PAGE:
The most famous saga set in the east of Iceland is Hrafnkels saga Freysgoða. The saga is relatively short and its plot is simple; with regard to interpretation, however, it is a highly ambiguous saga in many ways and more has been written about it—and what its ‚message‘ may be—than about many other sagas put together. It is a narrative about power, certainly, and what it takes to hold on to power, but it is by no means a black-and-white picture...
|Aðalból today, looking south down Hrafnkelsdalur|
|Faxagil, south of Aðalból|
|Looking north up Hrafnkelsdalur|
Hrafnkell prospers on his new farm and builds up his power again; he abandons his devotion to the god Freyr. Some years later, Sámr‘s brother Eyvindr returns to Iceland after a stint abroad. Hrafnkell learns that Eyvindr is travelling to visit Sámr at Aðalból; pursues him, and kills him in order to exact vengeance on Sámr. Sámr finds his dead brother, raises a burial mound over him. Hrafnkell goes home to Hrafnkelsstaðir, calmly has a meal, and then sets off to Aðalból where he gives Sámr the same choice of options that Sámr offered to him before: to die, or to live (with shame) and move out of Aðalból. Sámr chooses the latter and moves back to his farm at Leiksskálar. Hrafnkell dies of sickness and is buried in a mound at Aðalból; his sons take over his chieftancy and become powerful men themselves. ‚And there concludes what there is to say about Hrafnkell‘ (Ok lýkr þar frá Hrafnkeli at segja, Hrafnkels saga ch. 10, p. 133).
The saga has long been a test-case in the debate over whether the sagas are essentially 13th-century fiction, or have their origins in oral traditions about historical events that were passed down from one generation to the next and finally inscribed on parchment several hundred years after the times these events are said to have taken place. Much scholarly ink has also been spilt over the extent to which the presentation of local topography in Hrafnkels saga ‚fits‘ or can be reconciled with what is to be found in the local area in modern times.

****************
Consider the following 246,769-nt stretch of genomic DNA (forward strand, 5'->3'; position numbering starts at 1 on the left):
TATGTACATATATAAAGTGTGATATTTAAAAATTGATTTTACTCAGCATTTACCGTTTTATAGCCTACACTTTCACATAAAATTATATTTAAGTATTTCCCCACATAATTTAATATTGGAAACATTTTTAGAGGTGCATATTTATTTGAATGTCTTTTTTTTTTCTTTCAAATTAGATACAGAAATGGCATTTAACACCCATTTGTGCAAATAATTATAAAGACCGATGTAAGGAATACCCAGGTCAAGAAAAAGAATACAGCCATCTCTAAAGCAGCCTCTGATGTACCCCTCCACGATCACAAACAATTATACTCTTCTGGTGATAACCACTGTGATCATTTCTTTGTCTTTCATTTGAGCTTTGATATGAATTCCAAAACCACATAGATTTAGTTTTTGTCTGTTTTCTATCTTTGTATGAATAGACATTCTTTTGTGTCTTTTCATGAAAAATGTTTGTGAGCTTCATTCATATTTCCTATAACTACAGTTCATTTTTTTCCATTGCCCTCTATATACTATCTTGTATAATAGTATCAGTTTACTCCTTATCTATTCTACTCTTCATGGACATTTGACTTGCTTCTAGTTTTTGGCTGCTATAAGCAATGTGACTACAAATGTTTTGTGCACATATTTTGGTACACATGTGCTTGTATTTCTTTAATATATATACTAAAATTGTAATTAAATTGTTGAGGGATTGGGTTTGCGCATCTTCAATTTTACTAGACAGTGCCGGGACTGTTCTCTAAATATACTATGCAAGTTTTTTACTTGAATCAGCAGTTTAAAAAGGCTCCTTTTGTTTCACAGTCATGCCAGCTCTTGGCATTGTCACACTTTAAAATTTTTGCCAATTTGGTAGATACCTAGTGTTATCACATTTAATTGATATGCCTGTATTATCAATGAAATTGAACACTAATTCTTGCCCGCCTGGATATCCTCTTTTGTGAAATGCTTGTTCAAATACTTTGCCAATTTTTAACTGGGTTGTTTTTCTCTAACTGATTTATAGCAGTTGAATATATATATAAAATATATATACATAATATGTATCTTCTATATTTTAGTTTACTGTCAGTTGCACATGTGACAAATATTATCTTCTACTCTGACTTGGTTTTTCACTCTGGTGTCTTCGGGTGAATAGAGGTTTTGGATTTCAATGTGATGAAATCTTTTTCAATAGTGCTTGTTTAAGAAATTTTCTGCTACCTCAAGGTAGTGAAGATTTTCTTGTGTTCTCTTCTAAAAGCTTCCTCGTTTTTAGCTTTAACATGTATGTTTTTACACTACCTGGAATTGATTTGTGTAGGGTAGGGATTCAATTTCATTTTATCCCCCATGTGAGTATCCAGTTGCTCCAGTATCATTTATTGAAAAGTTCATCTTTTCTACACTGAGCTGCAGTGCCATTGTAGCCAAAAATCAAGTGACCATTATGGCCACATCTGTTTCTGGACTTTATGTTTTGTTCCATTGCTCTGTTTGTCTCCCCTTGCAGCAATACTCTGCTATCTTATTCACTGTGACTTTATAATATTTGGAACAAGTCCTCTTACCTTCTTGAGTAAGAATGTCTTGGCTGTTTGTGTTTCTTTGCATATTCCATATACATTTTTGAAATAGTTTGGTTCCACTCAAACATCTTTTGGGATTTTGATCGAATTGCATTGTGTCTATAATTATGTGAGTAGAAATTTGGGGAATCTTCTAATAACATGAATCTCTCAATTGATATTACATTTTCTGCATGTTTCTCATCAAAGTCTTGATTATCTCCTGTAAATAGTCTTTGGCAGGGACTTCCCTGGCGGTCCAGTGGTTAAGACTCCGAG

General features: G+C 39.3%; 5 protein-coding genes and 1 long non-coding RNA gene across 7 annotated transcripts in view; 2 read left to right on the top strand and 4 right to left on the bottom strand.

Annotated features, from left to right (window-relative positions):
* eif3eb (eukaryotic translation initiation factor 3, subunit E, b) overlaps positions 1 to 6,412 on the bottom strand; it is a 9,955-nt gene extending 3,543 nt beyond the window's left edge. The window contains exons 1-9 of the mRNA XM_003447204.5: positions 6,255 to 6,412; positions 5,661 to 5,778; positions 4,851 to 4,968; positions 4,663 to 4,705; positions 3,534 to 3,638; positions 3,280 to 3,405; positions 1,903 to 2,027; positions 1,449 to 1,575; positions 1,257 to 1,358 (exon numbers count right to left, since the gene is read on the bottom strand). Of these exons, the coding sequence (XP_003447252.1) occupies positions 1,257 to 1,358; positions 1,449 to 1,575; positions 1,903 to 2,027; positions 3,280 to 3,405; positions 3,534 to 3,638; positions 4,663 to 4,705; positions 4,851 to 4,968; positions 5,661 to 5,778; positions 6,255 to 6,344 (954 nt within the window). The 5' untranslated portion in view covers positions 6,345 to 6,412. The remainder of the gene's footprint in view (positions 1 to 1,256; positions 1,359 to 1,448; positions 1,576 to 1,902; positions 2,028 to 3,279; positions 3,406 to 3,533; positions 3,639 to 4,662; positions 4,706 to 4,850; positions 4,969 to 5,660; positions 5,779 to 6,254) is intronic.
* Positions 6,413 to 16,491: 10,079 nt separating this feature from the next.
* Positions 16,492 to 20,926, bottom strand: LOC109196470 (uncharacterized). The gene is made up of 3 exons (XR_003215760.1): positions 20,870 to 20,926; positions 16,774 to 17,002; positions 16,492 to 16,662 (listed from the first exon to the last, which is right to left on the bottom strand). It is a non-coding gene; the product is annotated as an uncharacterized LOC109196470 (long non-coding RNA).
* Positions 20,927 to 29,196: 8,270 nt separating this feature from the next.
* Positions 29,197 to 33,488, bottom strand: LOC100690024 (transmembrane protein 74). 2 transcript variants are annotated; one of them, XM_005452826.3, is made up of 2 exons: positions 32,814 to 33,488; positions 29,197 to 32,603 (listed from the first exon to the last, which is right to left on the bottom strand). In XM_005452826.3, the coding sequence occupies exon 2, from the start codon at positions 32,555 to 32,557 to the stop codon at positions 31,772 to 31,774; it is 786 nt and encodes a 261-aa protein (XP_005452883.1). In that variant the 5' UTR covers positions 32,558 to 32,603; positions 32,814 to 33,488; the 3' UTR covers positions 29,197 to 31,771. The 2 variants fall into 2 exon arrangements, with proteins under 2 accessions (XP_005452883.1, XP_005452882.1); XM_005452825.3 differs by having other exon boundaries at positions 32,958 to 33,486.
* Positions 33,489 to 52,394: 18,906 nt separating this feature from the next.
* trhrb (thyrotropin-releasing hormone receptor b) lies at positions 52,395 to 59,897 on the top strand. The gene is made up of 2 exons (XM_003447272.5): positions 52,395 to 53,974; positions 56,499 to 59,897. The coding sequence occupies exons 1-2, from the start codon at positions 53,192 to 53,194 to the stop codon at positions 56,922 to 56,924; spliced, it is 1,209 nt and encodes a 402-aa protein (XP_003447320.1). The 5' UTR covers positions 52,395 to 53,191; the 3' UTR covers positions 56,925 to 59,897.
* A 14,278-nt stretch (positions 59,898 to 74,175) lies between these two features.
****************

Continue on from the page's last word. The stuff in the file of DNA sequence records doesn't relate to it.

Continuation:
|Hrossageilar, above Aðalból, where Sámr and |
his men left their horses before going down
to Aðalból to torture Hrafnkell??
Many of the places named in Hrafnkels saga—individual farmsteads, shepherd‘s cots, natural features such as rivers and gullies—can be found on a map, though as always, it is possible to debate whether the identification of these places today corresponds with where they were (or were thought to be) at the time when the saga was written, and again, at the time when the events that the saga describes took place. The farm at Aðalból itself is one example of this—was the Aðalból of the saga located where the modern Aðalból is today, or was it originally somewhere further south in the valley? Some of those who have written about topography and Hrafnkels saga have questioned the ‘fit‘ between the saga‘s description of the natural features around Aðalból, and the lie of the land in which the present Aðalból is set. Others are certain that the saga Aðalból was located where the modern Aðalból is, though the valley has not been continuously inhabited from the saga-age to present times, due to volcanic ash falling at different times (after the volcano Hekla erupted in 1185, for example, the valley seems to have been deserted until the late middle ages when it was resettled).
|Basalt formations with moss|
The saga continues to draw people to the remote Hrafnkelsdalur valley, however—on the present farm there is accommodation, a petrol pump, and a bar which goes by the name of ‘Sámsbar‘...and in which I am writing up this post. When I asked the owners why the bar is named after Sámr and not Hrafnkell, they replied that they found him to be a more sympathetic character...and so he is in many, though not in all, ways (here I think of his hamstringing of Hrafnkell). But the victory of the underdog turns out to be short-lived—perhaps it would have been more enduring had Sámr killed Hrafnkell as he was urged to do by others...but this is an uncomfortable equation/conclusion. „Svona er lífið“ (‚Such is life‘), an Icelander might say...
|From the southern foot of Hrafnkelsdalur|
For those who want to read more about Hrafnkels saga and place-names, one place to start is with an article by O. D. Macrae-Gibson, ‘The Topography of Hrafnkels saga‘, published in the Saga-Book of the Viking Society 19 (1974-77), 239-63, and accessible online at http://www.vsnrweb-publications.org.uk/Saga-Book%20XIX.pdf. Further references to previous scholarship can be found therein.